Selling off land or building or flat? Understand what the implications of a higher stamp duty valuation of your property can mean for you – the seller.

First step, lets analyse the existing provisions of Sec. 50C with regard to sale of land or building or flat.

Section 50C states that when a capital asset, being immovable property, is transferred for a consideration which is less than the stamp duty value adopted, assessed or assessable for the purpose of payment of stamp duty in respect of such transfer, then the stamp duty value is taken as full value of consideration under section 50C of the Income-tax Act.

It is applicable when:

  • there is sale/transfer of land/ building or both. Hence 50C is not applicable in cases where land/building or both are transferred by gift deed.
  • The asset may be long term or short term capital asset (period of holding determines whether asset is long term(> 3 yrs) or short term(< 3 yrs)).Since these provisions apply to capital assets, sale of agricultural land or any immovable property held by transferor (such as builder) as stock in trade do not attract 50C.
  • The asset may be depreciable or non-depreciable asset.
  • The sale consideration received from the buyer is less than value adopted (or assessed/ assessable) by Stamp duty authority i.e. actual sale proceeds are less than stamp duty valuation of property.

If all the above conditions are satisfied, the value adopted for stamp duty purposes is considered to be the sale consideration and is used for computing Capital Gains.

So what does this mean for you – the seller?

Capital Gains tax is levied on the capital gains on sale of land/building/flat. Capital Gains is nothing but a deduction of expenses incurred for sale & Cost of acquisition(Indexed for long term) & Cost of improvement(Indexed for long term) from Sale Consideration. Now according to 50C, if the Sales Consideration is replaced by the higher Stamp duty value of the property, a higher Notional Capital Gains is computed on which a higher Capital Gains tax liability arises on the seller. In effect, the seller pays a higher capital gains tax even if the actual sale proceeds received by him is lower.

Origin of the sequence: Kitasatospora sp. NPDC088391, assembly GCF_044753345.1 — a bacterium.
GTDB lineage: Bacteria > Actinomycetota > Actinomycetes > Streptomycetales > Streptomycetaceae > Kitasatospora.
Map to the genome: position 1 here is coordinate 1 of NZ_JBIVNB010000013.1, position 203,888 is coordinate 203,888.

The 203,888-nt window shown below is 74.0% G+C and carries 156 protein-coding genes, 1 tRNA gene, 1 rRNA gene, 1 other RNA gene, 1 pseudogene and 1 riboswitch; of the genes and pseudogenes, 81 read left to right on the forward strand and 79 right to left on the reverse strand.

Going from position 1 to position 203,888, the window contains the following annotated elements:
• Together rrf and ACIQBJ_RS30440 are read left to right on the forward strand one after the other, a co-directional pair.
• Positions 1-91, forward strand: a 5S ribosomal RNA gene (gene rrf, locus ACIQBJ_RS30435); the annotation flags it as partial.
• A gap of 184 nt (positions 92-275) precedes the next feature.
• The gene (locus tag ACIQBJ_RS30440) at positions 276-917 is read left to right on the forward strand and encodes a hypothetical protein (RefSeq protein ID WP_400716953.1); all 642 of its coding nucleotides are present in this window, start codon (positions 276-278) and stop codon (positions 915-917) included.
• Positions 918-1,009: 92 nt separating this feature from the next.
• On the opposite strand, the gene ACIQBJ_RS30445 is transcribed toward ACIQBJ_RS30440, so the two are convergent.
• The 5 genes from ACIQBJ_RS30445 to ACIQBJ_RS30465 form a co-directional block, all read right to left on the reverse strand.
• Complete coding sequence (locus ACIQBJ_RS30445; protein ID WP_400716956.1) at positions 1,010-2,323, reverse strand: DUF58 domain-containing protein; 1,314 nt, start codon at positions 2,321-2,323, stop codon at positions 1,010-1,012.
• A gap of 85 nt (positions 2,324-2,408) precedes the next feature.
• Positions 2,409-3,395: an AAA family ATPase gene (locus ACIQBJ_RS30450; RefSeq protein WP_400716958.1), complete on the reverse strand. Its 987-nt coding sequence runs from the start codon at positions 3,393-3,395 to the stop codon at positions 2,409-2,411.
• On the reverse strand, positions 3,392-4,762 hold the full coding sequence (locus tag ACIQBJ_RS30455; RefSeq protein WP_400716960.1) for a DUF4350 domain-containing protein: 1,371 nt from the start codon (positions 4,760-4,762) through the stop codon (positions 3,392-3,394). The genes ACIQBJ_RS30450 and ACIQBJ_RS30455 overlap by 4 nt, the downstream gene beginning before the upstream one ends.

What recourse is available to the seller?

When stamp duty valuation is higher than the actual sale consideration, 3 situations arise in such a case:

  • If the assessee accepts the value adopted by Stamp duty authority, that value becomes the Sales Consideration.
  • If assessee files appeal under Stamp Act, whatever stamp duty valuation is finally decided upon by Court, becomes the Sales Consideration.
  • If assessee objects to stamp duty valuation but has not raised any dispute, the Assessing officer is duty bound to refer the matter to Valuation Officer. (Ajmal Fragrances & Fashions (P.) Ltd. v CIT(2009) 34 SOT 57 (Mum.)). Such a Valuation Officer is appointed by the Income Tax Department.

The Valuation Officer decides upon the the fair market value of the asset. If the fair market value is less than stamp duty valuation, fair market value of Valuation officer is Sales Consideration. However if the fair market value exceeds the stamp duty valuation, the stamp duty valuation is Sales Consideration. This is because the assessee cannot be punished for objecting to the stamp duty valuation and getting his case referred to the Valuation Officer. Of course, one can also challenge the valuation arrived at by the valuation officer, but this would involve litigation

Section 50C has the reputation of being one of the most draconian and controversial sections of Income Tax Act. Here’s why.